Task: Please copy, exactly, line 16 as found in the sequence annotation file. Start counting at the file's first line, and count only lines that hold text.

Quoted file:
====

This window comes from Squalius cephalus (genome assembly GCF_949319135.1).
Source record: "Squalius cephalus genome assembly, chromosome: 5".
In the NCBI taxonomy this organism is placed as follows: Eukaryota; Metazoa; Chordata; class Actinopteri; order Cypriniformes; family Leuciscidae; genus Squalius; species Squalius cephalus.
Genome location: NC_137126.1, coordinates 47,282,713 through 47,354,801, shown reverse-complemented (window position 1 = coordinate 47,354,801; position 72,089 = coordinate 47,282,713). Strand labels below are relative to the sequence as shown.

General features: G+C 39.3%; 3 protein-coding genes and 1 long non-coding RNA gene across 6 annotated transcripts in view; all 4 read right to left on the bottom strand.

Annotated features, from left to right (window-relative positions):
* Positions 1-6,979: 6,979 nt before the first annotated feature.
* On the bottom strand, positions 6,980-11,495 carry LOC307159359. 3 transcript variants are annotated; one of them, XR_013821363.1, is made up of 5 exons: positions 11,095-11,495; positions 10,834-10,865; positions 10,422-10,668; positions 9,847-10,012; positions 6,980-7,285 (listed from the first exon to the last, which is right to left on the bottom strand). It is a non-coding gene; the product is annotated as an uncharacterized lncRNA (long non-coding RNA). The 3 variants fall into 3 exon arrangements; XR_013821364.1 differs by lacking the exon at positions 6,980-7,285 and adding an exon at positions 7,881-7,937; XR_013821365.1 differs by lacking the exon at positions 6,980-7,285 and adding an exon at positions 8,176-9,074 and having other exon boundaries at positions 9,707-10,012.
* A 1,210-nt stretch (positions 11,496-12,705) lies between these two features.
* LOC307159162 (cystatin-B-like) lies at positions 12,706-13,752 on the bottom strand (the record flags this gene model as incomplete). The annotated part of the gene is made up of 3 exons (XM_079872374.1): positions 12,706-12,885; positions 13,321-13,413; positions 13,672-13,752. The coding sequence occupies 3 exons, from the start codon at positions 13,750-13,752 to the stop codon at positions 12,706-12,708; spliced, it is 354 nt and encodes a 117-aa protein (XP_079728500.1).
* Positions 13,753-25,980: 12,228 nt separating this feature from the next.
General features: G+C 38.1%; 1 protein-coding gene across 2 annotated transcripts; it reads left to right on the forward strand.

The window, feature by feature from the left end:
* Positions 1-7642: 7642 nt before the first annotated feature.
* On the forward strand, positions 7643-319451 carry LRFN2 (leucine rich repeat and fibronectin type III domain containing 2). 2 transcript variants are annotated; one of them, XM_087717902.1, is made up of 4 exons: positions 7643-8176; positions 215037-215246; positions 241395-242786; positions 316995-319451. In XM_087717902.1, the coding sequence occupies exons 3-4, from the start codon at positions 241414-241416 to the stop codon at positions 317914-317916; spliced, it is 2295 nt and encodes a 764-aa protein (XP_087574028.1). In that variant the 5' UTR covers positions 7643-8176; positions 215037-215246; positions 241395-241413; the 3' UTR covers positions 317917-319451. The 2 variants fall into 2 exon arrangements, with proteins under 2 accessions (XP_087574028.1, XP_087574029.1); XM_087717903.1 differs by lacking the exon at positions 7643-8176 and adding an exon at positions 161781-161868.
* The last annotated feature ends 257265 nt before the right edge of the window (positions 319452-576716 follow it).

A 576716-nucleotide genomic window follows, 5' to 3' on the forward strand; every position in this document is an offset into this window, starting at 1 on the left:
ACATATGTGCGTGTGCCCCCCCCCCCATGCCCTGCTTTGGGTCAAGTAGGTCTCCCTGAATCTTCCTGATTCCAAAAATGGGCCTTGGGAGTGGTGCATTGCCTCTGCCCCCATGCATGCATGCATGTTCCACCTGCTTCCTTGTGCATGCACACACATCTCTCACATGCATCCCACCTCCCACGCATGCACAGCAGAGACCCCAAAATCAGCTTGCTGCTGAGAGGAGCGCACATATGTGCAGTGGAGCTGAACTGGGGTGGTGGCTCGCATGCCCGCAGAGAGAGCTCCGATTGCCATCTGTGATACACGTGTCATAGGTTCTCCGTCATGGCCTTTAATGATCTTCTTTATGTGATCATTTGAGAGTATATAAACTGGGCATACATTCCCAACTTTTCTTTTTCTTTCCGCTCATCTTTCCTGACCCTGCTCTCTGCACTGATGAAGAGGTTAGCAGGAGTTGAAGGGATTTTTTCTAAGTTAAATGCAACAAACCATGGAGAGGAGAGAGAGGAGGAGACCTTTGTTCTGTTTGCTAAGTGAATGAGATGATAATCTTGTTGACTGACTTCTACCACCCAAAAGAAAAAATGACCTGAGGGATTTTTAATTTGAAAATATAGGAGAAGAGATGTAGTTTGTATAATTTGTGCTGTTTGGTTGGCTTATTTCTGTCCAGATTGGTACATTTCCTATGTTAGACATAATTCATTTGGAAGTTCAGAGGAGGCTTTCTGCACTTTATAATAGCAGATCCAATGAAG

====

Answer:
* The last annotated feature ends 257265 nt before the right edge of the window (positions 319452-576716 follow it).